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I became a survivor on October 4, 1994 when I was diagnosed with breast cancer.
I found out I was pregnant within two weeks after I first felt a lump. I did not do regular breast self-exams, but felt this lump. My doctor said it was probably a cyst. I delivered my daughter on December 31, 1993. As I was nursing, I kept feeling this lump. At my one-month postpartum checkup, I presented it again to my doctor, and he chose to say that it was breastfeeding-related. At three months, he said again it was breastfeeding-related.
Finally, at about eight months, I mentioned it to my father, who’s a pediatrician. He immediately responded that this was not good. When I got back to Houston, I went again to my doctor, who still thought it was nothing, but sent me to a surgeon who immediately looked at it and said, “This isn’t right.” When she did the aspiration, there was nothing in the vial. All of a sudden, I laid on that table and thought, “I’ve got breast cancer.” I had a malignant tumor in my right breast.
I did preoperative chemotherapy, and I decided to do a bilateral mastectomy. Then I had a tram reconstruction, which used the fat from my stomach to rebuild the mounds. It feels like you’ve been hit by a Mack truck. But as my mother-in-law said, “You’re getting a boob job and a tummy tuck. What’s wrong with this?” I continued on chemotherapy afterwards, did six weeks of radiation after that, and finished everything, or so I thought, in June of ’95.
In about October of ’95, I started to have pain in my back. By January, it had spread to my spine. I went on Tamoxifen for eight months, but I knew that it was changing and growing. By September of that year, it was spreading in five more places. I went back on chemotherapy and did five treatments of Taxotere. By December of ’96, they felt that I was cancer-free, and I did an autologous stem cell transplant. I call my second birthday February 18th, so as of this year, I turn seven. Since then, it’s just been working back to a stronger, better me.
We ended up going into litigation with the first doctor, much later when I was diagnosed with the metastasis and things looked more life-threatening. It wasn’t out of anger. It was really out of trying to find justice in his bad diagnosis. I was egged on by both my father and my brother, the two doctors in the family -- not my attorney husband. We really did not want to go down that path, but looking at the situation and realizing I could die, it was about trying to get him in his place because he misdiagnosed me; and not only me, but there were others that we found out about.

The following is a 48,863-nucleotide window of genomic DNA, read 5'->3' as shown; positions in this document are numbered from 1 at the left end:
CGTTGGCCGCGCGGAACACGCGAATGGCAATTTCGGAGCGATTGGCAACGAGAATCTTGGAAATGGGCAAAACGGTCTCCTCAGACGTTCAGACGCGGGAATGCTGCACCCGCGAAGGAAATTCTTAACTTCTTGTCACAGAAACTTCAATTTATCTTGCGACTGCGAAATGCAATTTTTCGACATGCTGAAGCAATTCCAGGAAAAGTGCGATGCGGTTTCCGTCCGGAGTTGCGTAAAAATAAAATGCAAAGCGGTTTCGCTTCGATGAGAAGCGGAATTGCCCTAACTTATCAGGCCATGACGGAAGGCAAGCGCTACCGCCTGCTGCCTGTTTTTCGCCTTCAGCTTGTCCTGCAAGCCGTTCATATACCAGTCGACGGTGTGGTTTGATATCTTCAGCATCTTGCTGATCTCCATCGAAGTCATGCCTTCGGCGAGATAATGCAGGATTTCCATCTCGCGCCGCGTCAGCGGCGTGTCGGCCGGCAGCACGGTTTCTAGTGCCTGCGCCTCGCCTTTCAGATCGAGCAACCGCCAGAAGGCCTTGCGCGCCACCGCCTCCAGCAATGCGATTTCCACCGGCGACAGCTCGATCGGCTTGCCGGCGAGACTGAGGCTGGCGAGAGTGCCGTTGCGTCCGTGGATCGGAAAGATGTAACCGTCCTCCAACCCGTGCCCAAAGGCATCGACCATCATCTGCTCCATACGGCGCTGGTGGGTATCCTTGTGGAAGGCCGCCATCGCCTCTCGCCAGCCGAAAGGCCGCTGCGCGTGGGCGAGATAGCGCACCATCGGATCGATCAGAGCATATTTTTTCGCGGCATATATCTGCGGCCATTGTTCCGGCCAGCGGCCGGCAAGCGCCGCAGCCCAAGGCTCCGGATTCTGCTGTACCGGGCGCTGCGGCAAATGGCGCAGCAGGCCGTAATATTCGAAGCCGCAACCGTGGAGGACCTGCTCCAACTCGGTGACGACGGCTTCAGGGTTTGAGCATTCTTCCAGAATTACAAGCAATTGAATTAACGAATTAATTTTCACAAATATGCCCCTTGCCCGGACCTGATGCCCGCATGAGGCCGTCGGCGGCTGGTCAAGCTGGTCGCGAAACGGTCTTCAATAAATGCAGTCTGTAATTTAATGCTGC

I need to be honest. I had dreams of having a family of three. There was such sadness and anger with realizing I had been robbed of my youth and my childbearing years. I went into a temporary menopause after the first round of chemotherapy. At that point, I was 31. I got my periods back and then got diagnosed with the metastasis. After the high-dose chemotherapy, I went into full menopause at the age of 33.
All of this did affect the intimacy between Allen and me. We got married and within a year, we were having our first and only child. Then, within eight months, I was diagnosed. We tried to get our life back on track, and then I get slammed again with more cancer. We never had a chance to truly gather who we were as a couple. We had a lot of time before we were married, but it started to slip away. There were so many big changes that came so quickly. Then, stuck in there, Allen was diagnosed with testicular cancer. It just seemed like we were getting hit from every side.
Today, our marriage is great. We have come full circle and our intimacy is wonderful. I’m not gonna lie: our marriage hit the rocks hard, and we really had to pick up the pieces, pull ourselves together and determine whether we wanted this thing to go on. I think we were such soulmates and friends before all of this, that it was through our friendship that we were able to pull back the intimacy into our relationship. But it did go away. Because of menopause, there are things we have to do to make it interesting and keep it fresh. But that’s all good, and it’s all a learning experience.
Allen and I are really working on our marriage and who we are with each other. He’s seeking help and I’m seeking help, and we’re really making headway with that. I think it is very, very important. I’m adamant that you can’t do this alone, and you can’t lean on your best friends or your family—that’s what a professional is out there for.